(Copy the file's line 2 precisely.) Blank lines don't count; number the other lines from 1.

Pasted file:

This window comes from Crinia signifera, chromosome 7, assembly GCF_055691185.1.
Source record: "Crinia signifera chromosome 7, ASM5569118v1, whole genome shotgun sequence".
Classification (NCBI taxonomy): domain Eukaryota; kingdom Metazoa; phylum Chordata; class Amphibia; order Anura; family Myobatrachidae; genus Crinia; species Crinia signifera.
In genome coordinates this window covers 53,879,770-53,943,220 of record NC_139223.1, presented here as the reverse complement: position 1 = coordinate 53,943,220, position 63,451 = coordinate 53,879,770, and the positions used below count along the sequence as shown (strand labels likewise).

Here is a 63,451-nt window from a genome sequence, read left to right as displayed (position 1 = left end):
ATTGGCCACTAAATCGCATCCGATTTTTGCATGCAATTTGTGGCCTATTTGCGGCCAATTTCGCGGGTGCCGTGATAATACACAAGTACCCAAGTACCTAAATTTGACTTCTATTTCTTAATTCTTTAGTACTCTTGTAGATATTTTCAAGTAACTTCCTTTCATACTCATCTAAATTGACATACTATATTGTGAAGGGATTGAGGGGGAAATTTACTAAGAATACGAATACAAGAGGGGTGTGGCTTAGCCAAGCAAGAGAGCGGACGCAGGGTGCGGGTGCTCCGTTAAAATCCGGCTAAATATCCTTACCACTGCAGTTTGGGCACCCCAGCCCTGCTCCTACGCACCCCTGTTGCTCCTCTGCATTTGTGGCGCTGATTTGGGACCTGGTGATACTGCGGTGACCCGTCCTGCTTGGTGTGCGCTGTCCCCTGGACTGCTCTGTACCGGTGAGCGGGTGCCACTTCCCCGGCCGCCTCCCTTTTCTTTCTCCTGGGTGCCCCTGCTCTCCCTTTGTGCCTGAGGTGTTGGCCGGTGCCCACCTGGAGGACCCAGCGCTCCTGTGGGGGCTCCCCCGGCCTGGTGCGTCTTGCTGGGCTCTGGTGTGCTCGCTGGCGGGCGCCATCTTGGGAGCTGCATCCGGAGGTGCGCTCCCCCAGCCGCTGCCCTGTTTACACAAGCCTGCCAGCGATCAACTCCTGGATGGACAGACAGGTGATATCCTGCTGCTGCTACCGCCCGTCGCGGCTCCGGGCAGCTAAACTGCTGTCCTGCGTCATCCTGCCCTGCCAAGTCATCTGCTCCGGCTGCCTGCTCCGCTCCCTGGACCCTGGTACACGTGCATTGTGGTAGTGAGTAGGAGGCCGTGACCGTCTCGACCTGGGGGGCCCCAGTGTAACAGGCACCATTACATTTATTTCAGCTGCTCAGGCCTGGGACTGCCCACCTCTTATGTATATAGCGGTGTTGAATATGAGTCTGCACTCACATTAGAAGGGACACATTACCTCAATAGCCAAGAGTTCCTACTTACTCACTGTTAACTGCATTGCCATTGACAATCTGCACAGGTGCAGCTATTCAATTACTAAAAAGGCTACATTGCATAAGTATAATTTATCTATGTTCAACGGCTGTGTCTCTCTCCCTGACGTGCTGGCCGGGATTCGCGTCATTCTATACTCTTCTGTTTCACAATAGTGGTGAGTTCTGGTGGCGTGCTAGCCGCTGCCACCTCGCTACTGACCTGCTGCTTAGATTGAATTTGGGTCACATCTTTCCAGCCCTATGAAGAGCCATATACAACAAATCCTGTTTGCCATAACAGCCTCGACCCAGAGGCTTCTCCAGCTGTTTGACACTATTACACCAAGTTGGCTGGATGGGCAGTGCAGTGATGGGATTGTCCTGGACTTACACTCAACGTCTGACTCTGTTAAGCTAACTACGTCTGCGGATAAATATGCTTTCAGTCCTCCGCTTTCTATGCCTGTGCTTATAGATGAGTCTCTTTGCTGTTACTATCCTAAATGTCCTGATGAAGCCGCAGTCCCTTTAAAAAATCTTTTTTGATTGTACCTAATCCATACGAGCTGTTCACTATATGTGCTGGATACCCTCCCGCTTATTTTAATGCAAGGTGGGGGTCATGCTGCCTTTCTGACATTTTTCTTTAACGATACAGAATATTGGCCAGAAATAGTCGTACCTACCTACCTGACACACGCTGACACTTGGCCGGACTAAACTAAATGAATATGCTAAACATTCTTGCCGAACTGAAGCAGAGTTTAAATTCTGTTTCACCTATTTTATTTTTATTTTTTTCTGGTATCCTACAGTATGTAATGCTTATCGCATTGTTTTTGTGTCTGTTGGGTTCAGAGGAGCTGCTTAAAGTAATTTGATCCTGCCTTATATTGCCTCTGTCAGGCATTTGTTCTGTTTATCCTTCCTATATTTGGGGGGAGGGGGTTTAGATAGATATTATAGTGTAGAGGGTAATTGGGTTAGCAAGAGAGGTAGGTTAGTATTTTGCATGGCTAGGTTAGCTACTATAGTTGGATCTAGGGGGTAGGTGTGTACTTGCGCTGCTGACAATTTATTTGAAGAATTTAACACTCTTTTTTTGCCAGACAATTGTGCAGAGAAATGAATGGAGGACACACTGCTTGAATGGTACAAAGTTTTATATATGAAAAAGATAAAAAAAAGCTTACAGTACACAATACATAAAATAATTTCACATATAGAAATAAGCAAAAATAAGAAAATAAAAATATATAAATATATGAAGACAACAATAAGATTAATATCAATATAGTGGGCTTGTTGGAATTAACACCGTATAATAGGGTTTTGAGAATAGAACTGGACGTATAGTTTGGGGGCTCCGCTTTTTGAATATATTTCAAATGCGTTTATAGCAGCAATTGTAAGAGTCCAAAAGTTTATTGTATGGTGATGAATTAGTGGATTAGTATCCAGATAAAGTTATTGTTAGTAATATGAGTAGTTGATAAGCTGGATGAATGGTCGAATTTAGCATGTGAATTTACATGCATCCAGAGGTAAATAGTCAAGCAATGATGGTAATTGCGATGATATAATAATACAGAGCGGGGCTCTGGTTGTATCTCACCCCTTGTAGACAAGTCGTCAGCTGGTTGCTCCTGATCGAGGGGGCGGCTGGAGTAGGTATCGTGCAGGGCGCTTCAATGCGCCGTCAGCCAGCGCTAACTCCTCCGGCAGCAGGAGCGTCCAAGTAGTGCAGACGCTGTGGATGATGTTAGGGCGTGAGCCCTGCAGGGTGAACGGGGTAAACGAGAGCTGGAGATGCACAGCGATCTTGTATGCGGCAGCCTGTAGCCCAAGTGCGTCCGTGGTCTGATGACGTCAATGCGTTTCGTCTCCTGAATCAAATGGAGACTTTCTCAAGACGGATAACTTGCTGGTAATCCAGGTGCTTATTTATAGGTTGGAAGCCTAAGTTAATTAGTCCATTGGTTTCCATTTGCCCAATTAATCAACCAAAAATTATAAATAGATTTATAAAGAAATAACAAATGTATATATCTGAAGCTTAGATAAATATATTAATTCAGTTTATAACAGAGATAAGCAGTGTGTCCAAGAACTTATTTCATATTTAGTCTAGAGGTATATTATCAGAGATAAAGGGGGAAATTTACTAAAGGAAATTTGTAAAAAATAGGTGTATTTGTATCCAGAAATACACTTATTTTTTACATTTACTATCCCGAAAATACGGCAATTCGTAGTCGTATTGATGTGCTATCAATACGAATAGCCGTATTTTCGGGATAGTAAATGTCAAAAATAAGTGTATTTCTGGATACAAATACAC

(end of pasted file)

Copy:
Source record: "Crinia signifera chromosome 7, ASM5569118v1, whole genome shotgun sequence".